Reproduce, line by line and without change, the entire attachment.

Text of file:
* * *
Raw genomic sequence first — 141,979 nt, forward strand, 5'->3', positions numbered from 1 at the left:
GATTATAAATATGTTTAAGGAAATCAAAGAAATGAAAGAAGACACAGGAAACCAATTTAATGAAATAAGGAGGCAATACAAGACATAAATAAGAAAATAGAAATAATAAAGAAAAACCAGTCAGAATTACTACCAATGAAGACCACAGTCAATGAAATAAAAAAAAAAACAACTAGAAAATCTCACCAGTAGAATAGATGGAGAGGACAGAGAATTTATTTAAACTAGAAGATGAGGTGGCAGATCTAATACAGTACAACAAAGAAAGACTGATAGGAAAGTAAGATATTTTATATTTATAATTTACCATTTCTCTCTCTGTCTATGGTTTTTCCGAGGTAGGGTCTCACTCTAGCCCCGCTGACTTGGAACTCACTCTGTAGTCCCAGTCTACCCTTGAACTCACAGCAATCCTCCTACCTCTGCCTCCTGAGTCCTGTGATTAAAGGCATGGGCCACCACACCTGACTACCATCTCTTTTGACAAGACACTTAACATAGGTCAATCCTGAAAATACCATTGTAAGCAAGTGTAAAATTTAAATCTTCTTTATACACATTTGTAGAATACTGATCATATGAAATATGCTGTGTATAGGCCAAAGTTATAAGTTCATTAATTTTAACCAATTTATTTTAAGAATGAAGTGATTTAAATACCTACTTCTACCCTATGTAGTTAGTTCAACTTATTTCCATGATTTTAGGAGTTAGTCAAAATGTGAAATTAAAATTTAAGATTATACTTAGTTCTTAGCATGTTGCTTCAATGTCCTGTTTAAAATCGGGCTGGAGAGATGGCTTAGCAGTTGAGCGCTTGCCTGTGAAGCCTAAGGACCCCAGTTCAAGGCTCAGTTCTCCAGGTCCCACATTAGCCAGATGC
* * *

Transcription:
Raw genomic sequence first — 141,979 nt, forward strand, 5'->3', positions numbered from 1 at the left:
GATTATAAATATGTTTAAGGAAATCAAAGAAATGAAAGAAGACACAGGAAACCAATTTAATGAAATAAGGAGGCAATACAAGACATAAATAAGAAAATAGAAATAATAAAGAAAAACCAGTCAGAATTACTACCAATGAAGACCACAGTCAATGAAATAAAAAAAAAAACAACTAGAAAATCTCACCAGTAGAATAGATGGAGAGGACAGAGAATTTATTTAAACTAGAAGATGAGGTGGCAGATCTAATACAGTACAACAAAGAAAGACTGATAGGAAAGTAAGATATTTTATATTTATAATTTACCATTTCTCTCTCTGTCTATGGTTTTTCCGAGGTAGGGTCTCACTCTAGCCCCGCTGACTTGGAACTCACTCTGTAGTCCCAGTCTACCCTTGAACTCACAGCAATCCTCCTACCTCTGCCTCCTGAGTCCTGTGATTAAAGGCATGGGCCACCACACCTGACTACCATCTCTTTTGACAAGACACTTAACATAGGTCAATCCTGAAAATACCATTGTAAGCAAGTGTAAAATTTAAATCTTCTTTATACACATTTGTAGAATACTGATCATATGAAATATGCTGTGTATAGGCCAAAGTTATAAGTTCATTAATTTTAACCAATTTATTTTAAGAATGAAGTGATTTAAATACCTACTTCTACCCTATGTAGTTAGTTCAACTTATTTCCATGATTTTAGGAGTTAGTCAAAATGTGAAATTAAAATTTAAGATTATACTTAGTTCTTAGCATGTTGCTTCAATGTCCTGTTTAAAATCGGGCTGGAGAGATGGCTTAGCAGTTGAGCGCTTGCCTGTGAAGCCTAAGGACCCCAGTTCAAGGCTCAGTTCTCCAGGTCCCACATTAGCCAGATGC